Last week I suggested worship leaders can’t be oblivious to what’s happening on the screen during a worship service, since even the little things can add up to create big distractions. Bad line spacing is one little thing, and the size of the font is another.
If your font size is too big, then you wind up with a slide that is screaming at people and is sensory overload:
If your font size is too small, then you wind up with a slide that isn’t readable to anyone standing farther back than the first two rows, anyone with poor vision, or anyone who didn’t bring binoculars with them to church.
A well-chosen font size is neither too big nor too small. It leaves a nice margin around the text box on all sides. It allows the text to fill up the screen nicely so that there isn’t tons of empty space, but it also allows some empty space so that your eye isn’t overwhelmed.
Things to keep in mind:
- Can you read the slide comfortably from the very back of the room?
- Are the words too big? If you’re using a font size 42 and up, the answer might be yes.
- When you look out on Sunday morning, are people squinting? Your font size is too small.
- Are people moving their heads in order to follow all the words in the slide? Your font size is too big.
- Ask some people what they think. Can they read the words comfortably? Ask them to be honest with you.
The size of the font that you use in your slides is not the most major issue you will deal with as a worship leader. But caring about these small details is one way to be faithful even in the little things.
2 thoughts on “Projecting Excellence – Part II”
I’ve found that using screens can be a great way to serve the older members of your congregation as long as the font is big enough for them to read. Many of them are farsighted and actually have a difficult time reading from the hymnbooks and leaflets they are often assumed to prefer. Projecting text in a large enough size makes it easier for them to sing along.
I feel compelled to make a technical note here in support of the guidance you’ve given: Keep in mind that the appropriate font size (not POINT size, but actual size of the projected words) is dependant on the size of the screen and depth of the room. Although many newer facilites have installed something similar to the presentation graphics standard screen size (screen height 1/8 of the farthest view, I believe), many more traditional, long and narrow rooms, have architechtural concerns which dictate smaller screen sizes. Such a situation necessitates use of larger fonts. On the other hand, if your church meets in a cinema, with a wide SMPTE or THX-spec viewing area, you’d probably use smaller fonts.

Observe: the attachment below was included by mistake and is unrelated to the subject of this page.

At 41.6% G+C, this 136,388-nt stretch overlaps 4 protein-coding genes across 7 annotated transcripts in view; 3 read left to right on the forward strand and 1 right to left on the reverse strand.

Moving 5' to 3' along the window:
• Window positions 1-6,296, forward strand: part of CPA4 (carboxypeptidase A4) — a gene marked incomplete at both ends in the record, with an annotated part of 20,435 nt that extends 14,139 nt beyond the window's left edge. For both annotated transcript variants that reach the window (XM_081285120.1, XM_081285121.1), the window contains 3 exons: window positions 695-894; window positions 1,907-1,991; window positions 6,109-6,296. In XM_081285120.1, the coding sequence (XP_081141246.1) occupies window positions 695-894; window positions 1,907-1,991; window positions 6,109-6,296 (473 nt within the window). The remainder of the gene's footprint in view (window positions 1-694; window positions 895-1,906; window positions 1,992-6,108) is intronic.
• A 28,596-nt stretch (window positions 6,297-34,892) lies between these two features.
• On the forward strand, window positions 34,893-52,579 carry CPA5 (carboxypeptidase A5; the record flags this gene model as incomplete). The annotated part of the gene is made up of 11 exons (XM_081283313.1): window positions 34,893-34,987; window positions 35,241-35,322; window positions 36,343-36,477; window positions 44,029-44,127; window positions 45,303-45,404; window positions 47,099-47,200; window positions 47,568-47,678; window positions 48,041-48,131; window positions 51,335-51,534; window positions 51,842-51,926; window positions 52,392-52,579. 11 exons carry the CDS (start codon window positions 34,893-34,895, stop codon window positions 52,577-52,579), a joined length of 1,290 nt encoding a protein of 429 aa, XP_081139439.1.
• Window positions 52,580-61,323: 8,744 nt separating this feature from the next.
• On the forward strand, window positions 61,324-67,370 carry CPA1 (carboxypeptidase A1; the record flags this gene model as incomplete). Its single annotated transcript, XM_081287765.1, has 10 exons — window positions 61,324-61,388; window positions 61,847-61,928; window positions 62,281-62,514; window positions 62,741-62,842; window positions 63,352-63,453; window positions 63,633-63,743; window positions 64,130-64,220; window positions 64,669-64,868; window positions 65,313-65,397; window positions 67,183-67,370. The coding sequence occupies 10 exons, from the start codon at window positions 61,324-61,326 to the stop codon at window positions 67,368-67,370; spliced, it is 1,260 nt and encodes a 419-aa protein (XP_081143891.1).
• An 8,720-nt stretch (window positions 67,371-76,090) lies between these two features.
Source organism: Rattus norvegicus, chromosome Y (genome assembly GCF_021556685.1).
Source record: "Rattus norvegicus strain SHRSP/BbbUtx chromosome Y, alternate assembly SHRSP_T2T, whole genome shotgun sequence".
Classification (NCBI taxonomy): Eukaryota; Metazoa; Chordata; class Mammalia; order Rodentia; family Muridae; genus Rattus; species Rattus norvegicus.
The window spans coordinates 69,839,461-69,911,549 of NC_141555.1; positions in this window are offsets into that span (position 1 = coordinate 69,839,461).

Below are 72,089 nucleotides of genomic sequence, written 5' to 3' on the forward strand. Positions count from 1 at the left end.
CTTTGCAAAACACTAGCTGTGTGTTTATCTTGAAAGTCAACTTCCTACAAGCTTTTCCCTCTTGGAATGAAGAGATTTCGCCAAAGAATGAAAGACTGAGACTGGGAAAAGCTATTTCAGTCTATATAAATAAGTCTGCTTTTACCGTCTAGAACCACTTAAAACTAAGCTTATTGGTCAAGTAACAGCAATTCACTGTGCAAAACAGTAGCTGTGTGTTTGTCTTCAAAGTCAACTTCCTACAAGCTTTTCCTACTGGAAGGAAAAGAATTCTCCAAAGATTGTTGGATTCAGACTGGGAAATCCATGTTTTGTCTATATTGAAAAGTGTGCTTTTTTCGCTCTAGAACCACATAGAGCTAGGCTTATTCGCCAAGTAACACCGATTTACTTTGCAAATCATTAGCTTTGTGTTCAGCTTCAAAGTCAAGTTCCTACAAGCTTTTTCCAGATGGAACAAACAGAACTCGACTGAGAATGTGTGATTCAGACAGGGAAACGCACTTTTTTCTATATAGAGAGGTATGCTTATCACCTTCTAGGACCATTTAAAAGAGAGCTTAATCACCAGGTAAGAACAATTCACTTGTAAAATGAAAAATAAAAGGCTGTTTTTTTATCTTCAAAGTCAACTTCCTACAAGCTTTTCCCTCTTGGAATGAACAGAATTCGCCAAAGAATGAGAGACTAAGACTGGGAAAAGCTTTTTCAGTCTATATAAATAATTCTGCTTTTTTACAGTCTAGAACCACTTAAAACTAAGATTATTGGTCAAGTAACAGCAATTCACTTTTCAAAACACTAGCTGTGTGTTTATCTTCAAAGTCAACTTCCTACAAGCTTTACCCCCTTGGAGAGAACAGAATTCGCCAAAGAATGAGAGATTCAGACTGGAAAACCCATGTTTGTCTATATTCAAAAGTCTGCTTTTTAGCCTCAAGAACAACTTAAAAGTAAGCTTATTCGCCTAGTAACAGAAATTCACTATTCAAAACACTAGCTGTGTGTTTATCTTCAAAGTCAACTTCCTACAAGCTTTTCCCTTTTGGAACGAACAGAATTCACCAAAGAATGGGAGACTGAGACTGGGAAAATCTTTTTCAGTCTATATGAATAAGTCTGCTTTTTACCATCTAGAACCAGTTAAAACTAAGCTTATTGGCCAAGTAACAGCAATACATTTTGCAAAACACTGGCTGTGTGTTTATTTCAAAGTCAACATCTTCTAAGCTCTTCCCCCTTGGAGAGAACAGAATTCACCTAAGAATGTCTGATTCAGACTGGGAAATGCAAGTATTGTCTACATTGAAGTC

Also, note that the relationship between font POINT size and ACTUAL font size depends on what computer program you use and how it is set up. Right now Jamie uses PowerPoint with the default slide size of 10 x 7.5, so that’s what his point sizes are referenced to. But if you mess with the slide size, that changes how point size relates to projected font size. Also, other computer programs like MediaShout and SongShow interpret the point sizes in still different ways. So always trust your eyes.
Thanks for talking about this Jamie. I appreciate you taking the time to provide guidance to worship leaders in addressing these aesthetic issues which they so often are left to solve on their own. It really makes a difference in minimizing distractions in worship.
Consistency between songs is also important. I find the best approach to producing song lyrics is to find a font size that is comfortably readable and stick with it for every song.
I also try to produce slides such that the top line of lyrics is always in exactly the same place (usually centred and at the top of the screen).
I lead worship in two different contexts, at my Church where we have dedicated word projection software which makes life much easier. In this case all of the formatting is identical and the songs are already on the computer typed up correctly for us. Using this software (and to a large extent because of the size and shape of the room we use) we choose to only ever display up to 3 lines at a time, this is important because our room has a low ceiling so unless the words are right near the top people can’t always see them. This does of course mean that the AV guys need to be a bit more proficient at getting the words up in time!
The other context is within my Christian Union at university. We just use powerpoint there and the worship leader is expected to produce the slides because there are no AV guys around. In this case I always produce slides with a darkish blue background and white words because this produces a more readable contrast than black and white does (white on black can be a bit glaring sometimes). I also put effort into trying to put the slides in the exact order I will be playing the songs through (although this isn’t always possible), and I always put a blank slide in between songs.
You can also deal with really short lines by putting them to the right of the screen to show they belong to the previous line, this can sometimes look clearer than having two very short lines.